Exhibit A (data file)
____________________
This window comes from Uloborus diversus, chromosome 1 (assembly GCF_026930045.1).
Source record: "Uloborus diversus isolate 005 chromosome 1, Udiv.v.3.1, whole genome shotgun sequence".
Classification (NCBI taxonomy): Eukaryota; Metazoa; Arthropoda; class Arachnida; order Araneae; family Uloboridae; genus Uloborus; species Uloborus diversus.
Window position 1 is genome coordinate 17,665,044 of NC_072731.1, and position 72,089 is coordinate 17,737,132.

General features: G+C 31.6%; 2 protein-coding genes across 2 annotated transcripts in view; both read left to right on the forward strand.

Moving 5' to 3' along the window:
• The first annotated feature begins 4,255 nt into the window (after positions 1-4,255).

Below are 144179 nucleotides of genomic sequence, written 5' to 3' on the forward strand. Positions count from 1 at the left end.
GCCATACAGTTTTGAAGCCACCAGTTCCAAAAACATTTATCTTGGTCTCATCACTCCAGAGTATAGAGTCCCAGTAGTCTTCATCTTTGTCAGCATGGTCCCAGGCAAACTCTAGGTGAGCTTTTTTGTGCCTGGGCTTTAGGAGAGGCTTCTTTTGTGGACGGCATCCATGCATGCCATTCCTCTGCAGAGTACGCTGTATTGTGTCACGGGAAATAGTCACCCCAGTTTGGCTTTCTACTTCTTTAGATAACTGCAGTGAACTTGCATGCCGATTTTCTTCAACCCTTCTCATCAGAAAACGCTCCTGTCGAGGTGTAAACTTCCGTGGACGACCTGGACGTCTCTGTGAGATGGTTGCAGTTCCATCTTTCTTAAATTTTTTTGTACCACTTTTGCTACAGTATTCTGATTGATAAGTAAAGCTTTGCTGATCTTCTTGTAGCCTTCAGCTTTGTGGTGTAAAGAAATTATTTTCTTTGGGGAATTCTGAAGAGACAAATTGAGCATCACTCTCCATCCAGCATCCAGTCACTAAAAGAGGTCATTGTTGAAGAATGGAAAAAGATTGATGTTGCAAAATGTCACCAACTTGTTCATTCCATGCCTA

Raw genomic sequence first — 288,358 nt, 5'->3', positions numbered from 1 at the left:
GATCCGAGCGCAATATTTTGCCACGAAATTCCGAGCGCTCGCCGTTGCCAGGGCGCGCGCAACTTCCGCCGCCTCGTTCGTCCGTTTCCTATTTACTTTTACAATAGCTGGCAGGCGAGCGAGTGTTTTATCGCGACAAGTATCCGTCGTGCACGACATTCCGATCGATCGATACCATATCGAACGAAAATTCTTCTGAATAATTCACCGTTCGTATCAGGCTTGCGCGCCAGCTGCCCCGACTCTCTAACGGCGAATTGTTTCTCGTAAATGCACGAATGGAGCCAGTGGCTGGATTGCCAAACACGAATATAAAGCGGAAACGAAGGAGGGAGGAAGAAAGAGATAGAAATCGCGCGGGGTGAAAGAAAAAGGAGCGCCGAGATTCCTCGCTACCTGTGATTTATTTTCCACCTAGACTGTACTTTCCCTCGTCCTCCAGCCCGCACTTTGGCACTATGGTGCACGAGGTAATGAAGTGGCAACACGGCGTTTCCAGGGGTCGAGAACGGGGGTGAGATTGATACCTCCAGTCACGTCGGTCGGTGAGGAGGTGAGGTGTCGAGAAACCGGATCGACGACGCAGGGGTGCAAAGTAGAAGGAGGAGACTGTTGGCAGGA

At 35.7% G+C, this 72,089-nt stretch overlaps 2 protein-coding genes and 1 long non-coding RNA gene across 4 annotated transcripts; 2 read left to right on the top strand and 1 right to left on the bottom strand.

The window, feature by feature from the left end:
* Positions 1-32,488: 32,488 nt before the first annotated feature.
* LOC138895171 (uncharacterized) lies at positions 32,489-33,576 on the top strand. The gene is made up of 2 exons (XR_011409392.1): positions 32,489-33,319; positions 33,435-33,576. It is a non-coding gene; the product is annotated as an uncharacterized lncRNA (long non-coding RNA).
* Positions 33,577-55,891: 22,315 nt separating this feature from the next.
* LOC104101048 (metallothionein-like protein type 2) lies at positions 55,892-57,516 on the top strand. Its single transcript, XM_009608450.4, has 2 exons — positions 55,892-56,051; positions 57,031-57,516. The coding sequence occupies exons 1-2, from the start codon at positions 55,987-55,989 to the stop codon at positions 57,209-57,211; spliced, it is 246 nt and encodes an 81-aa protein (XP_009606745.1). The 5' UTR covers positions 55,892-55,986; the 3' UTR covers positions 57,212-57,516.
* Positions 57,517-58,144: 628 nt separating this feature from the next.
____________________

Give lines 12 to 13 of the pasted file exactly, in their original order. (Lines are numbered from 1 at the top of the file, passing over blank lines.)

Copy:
At 35.7% G+C, this 72,089-nt stretch overlaps 2 protein-coding genes and 1 long non-coding RNA gene across 4 annotated transcripts; 2 read left to right on the top strand and 1 right to left on the bottom strand.

The window, feature by feature from the left end: